15.       Empirical research into judicial independence consistently demonstrates that judicial independence is nurtured and sustained by culture and practice rather than by legal rules. De jure rules protecting judges are not a reliable indicator of de facto judicial independence. New democracies that have emerged in Europe in the past thirty years have often adopted very robust formal constitutional protections for judges, yet in some cases have not managed to read these protections across to political practice and culture. In some cases, the degree of independence afforded to judges has in fact damaged judicial independence by politicising the leadership of the judiciary.[4] Although many in the judiciary, the law and politics are firm in their belief that the old Lord Chancellor was a crucial defender of judicial independence, it is difficult to conclude with any certainty that the office itself was more important than the broader culture and structures within which it was located. The culture of respect and political restraint from which the office of Lord Chancellor in part derived its authority also extended to the judiciary and the law more generally.


16.       For this reason, we should be cautious about assuming that the protection of judicial independence rests on a specific office or on section 3 of the 2005 Act and chary of claims that alterations to the precise wording of the Act would make a meaningful difference to the protection of judicial independence. Judicial independence is not something that can be imposed upon politics and politicians. It is a political achievement.[5] Defending it requires a political class that believe in it and institutions that practice it. This in turn requires that we sustain personal and institutional relationships between politicians, judges and lawyers and do not allow independence to become a source of alienation and distrust.


17.       This inquiry also addresses the rule of law, against a backdrop of a number of controversial government proposals in recent years; in particular the Internal Market Bill and proposed reforms to the Human Rights Act and judicial review powers. In my view it is not – and never has been – the special role of Lord Chancellor specifically to push back against proposals of this kind. The rule of law is not something that can be imposed or defended by a single office or personality. Even to define it may be a challenge. Although section 1 of the 2005 Act confers a particular responsibility on the Lord Chancellor to defend the rule of law, the rule of law is a contested ideal; perhaps even ‘essentially contested’[6] (that is, contested even at its very core). Discussions about the limits of judicial review and human rights are clearly relevant to the rule of law, but they are necessarily (and reasonably) the subject of political disagreement. In scholarly discussions, there are broad and narrow understandings of the rule of law. A narrow understanding of the rule of law includes concern for the stability and clarity of the law, and the requirement that the state is bound by the law. The core indicia of judicial independence may also be included. The broad understanding of the rule of law includes all of this, but also broader conceptions of human rights and the judicial review powers of the courts. Other conceptions of the rule of law would also include core functions of democracy within its ambit. These are clearly not just questions of law. Typically, though not universally, they form part of more general views about politics. Those with relatively liberal politics tend to agree that the courts should have robust powers against the government in relation to human rights and judicial review, whereas those with relatively conservative politics tend to believe that these powers should be relatively limited, with concerns for rights and good governance left to politics.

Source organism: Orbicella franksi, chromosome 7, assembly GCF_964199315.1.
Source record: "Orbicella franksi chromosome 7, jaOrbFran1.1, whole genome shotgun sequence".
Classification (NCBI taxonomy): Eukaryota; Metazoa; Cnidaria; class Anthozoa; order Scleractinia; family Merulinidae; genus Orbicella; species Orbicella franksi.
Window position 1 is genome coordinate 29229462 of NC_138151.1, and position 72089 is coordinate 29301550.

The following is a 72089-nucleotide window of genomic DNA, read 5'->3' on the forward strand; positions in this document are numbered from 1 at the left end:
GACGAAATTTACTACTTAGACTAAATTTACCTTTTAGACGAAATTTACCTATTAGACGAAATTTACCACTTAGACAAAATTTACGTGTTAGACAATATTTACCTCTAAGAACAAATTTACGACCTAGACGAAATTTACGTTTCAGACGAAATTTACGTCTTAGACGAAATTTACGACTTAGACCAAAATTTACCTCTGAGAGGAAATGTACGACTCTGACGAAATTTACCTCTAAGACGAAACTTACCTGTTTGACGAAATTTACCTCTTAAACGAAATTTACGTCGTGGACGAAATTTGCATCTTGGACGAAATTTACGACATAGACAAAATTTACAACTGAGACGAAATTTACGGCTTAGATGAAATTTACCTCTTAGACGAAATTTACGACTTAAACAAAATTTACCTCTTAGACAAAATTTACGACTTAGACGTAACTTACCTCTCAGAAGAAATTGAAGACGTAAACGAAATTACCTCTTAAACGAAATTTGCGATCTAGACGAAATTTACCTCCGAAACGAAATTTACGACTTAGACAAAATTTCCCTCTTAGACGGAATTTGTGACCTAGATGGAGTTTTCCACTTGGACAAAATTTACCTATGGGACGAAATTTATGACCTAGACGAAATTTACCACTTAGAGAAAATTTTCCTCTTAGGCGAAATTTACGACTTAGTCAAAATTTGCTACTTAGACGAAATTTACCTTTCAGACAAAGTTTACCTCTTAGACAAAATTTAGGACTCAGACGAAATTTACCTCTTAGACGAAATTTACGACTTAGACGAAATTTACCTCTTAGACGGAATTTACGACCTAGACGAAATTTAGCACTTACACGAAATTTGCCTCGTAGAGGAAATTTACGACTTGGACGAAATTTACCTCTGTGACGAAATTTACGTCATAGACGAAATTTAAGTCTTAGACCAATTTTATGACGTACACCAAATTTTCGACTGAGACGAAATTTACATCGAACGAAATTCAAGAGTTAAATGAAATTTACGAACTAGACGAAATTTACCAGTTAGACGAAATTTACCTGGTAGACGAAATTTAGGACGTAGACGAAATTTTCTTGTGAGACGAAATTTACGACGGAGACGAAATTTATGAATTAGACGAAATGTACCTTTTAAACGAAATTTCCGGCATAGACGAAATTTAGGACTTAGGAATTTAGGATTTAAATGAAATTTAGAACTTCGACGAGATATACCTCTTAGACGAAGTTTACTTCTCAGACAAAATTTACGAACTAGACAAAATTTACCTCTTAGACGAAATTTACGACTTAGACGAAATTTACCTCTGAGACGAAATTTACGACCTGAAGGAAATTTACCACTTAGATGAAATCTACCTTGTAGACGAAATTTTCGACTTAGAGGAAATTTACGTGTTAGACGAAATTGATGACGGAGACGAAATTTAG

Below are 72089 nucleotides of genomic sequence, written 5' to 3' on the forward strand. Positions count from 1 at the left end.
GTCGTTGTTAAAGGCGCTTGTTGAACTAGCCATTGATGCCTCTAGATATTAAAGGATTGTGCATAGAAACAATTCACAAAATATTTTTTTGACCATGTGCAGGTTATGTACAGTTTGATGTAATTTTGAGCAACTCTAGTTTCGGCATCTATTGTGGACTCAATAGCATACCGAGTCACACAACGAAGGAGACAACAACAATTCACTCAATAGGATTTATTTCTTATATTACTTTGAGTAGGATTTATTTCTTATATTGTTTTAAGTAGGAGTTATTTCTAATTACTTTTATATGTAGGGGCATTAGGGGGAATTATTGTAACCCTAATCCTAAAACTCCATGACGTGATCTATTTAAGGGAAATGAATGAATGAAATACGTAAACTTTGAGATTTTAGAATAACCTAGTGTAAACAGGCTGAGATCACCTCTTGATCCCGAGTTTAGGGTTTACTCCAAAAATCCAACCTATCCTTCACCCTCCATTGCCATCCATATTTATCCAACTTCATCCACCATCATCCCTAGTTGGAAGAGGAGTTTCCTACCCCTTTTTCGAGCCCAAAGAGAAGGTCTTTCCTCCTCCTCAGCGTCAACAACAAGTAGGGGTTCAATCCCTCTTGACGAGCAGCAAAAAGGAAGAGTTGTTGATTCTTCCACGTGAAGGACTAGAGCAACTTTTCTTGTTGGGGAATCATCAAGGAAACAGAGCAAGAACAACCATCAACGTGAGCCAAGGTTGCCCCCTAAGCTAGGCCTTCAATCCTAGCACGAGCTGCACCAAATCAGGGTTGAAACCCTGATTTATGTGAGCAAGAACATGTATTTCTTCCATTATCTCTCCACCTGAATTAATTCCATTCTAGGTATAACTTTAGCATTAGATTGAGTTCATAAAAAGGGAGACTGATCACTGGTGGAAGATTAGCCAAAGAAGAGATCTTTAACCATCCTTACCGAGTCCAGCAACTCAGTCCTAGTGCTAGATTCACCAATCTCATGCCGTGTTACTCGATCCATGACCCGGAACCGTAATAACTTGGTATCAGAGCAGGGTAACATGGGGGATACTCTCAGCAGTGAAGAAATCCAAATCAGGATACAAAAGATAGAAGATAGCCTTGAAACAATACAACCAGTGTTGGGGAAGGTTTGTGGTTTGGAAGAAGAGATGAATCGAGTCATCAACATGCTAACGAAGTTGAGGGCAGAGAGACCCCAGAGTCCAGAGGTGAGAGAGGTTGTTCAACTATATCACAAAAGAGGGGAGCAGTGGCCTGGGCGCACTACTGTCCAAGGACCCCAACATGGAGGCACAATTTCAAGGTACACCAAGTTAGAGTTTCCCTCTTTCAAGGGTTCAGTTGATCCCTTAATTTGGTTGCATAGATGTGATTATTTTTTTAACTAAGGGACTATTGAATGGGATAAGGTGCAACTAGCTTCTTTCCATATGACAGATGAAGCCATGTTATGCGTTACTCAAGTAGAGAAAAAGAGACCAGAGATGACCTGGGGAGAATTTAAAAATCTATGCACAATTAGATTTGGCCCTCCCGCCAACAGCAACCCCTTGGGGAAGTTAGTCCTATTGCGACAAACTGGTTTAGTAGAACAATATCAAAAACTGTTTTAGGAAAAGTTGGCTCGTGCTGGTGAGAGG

18.       The rule of law is an important concept, but clearly much of its content must be supplied by politics and by culture. This creates difficulties for a Lord Chancellor who is expected (per section 1 of the 2005 Act) to defend the rule of law. Which conception of the rule of law do we require them to defend: the broad or the narrow? If it is proposed that the Lord Chancellor should take a particular position on matters connection with human rights and judicial review, it seems that we are drawing on the broad definition. To conclude that section 1 of the Act requires the Lord Chancellor to take a particular view on debates about the appropriate limits of judicial review, for example, appears to require the Lord Chancellor to be someone who holds a particular political viewpoint, perhaps even a particular party-political affiliation. This appears to me to go far beyond what was originally intended by the 2005 Act, and beyond the role that was traditionally exercised by the pre-2005 Lord Chancellors, which was largely bound up with the administration of judges and the courts rather than these larger political concerns. Requiring the Lord Chancellor to defend a broad (as opposed to a narrow) understanding of the rule of law goes beyond what the office is equipped to do. It is not clear that a pre-2005 Lord Chancellor would have done so in any meaningful way. Given the political and structural limitations of the post-2005 office (described above) it is certainly not a role that new Lord Chancellors can perform. It may be beyond the scope of any office.


19.       Judicial independence and the rule of law depend less on formal rules than on a sympathetic political culture. Finding ways to sustain this culture, through reinforcing the duties of comity owed by politicians to judges (and vice versa) and through ensuring that there are adequate opportunities for judges and politicians to engage with one another, is more important and likely to be more worthwhile than formal changes to the wording or duties of the Lord Chancellor.


18 March 2022



[1] G Gee, R Hazell, K Malleson & P O’Brien, The Politics of Judicial Independence in the UK’s Changing Constitution (CUP 2015).

[2] Lord Falconer, Lord Chancellor from 2003-2007, is counted under both headings here.

[3] Hansard, HL Vol.663, col.1146 (13 July 2004).

[4] D Kosar, Perils of Judicial Self-Government in Transitional Societies (CUP 2016).

[5] Gee, Hazell, Malleson & O’Brien.

[6] J Waldron, ‘Is the rule of law and essentially contested concept (in Florida)’ (2002) 21 Law and Philosphy 137.